US states make last-minute legal bid to halt 3-D online guns

Nine US States are filing a lawsuit against the Trump administration to block the online dissemination of designs for 3D printed guns.

(REUTERS) - Several US states on Monday (July 30) said they would jointly sue the Trump administration for allowing the public to download blueprints for 3-D printable guns in a last-ditch effort to block the designs from becoming available on Wednesday (Aug 1).

Washington State Attorney General Bob Ferguson said at a news conference in Seattle that the states will ask a federal judge to issue a restraining order and an injunction to block the publication of the designs, which they say would allow criminals easy access to weapons.

Along with Washington state, New York, New Jersey, Pennsylvania, Connecticut, Oregon, Maryland and the District of Columbia are working on finalizing the lawsuit and plan on filing it later on Monday, Ferguson said.

At issue is a June settlement between the US government and Texas-based Defense Distributed company that will allow it to legally publish gun blueprints online. Defense Distributed, which had challenged an earlier government ban as a violation of its First and Second Amendment rights, says on its website that it plans to release the plans by Aug 1.

The administration of US President Donald Trump failed to explain why it settled the case and allowed the publication of the blueprints, Ferguson said.

The US State Department had previously banned the blueprints as a national security risk and a violation of arms trafficking regulations. As recently as April, the government in court filings argued downloadable guns would allow extremist groups and criminals abroad unfettered access to arms.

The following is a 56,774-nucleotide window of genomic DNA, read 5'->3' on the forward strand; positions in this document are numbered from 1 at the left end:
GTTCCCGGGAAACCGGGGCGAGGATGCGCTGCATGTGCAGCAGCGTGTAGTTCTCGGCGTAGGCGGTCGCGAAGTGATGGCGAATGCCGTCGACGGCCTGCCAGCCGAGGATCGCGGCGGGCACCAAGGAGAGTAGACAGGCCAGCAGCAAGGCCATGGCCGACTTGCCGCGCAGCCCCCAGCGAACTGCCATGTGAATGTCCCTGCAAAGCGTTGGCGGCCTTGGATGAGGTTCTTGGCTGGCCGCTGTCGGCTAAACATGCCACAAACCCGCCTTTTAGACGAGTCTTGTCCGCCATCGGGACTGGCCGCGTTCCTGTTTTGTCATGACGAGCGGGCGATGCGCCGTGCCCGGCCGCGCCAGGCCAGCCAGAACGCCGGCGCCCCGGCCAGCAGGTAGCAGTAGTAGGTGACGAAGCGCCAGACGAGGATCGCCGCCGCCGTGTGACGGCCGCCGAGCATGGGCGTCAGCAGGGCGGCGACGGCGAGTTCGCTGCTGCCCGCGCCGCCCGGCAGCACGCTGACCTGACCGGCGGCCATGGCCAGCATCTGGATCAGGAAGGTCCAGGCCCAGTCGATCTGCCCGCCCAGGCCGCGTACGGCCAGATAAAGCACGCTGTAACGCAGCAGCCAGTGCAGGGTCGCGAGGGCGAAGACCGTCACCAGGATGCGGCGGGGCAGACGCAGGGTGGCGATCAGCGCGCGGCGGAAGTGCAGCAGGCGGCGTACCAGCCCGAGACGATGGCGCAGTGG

The State Department and Justice Department, which represented the government in the case, did not immediately respond to a request for comment on the announcement of the lawsuit.

"Our Congress has carefully crafted laws to protect us and, in one moment, without any consultation with experts, the administration undoes it," Washington state's Ferguson said.

The government failed to study the impact of its decision and did not consult with other agencies before settling, making its actions "arbitrary and capricious" in violation of federal law, Ferguson said. He said the settlement violated states'rights to regulate firearms.

Gun control groups on Friday failed to convince a federal judge to intervene before the designs were expected to go online.

US District Judge Robert Pitman in Austin, Texas found that the groups, including the Brady Center to Prevent Gun Violence, lacked legal standing.

The National Shooting Sports Foundation, a trade association for gun manufacturers, says concerns over 3-D printable guns are overblown because criminals are unlikely to use the expensive technology to manufacture guns.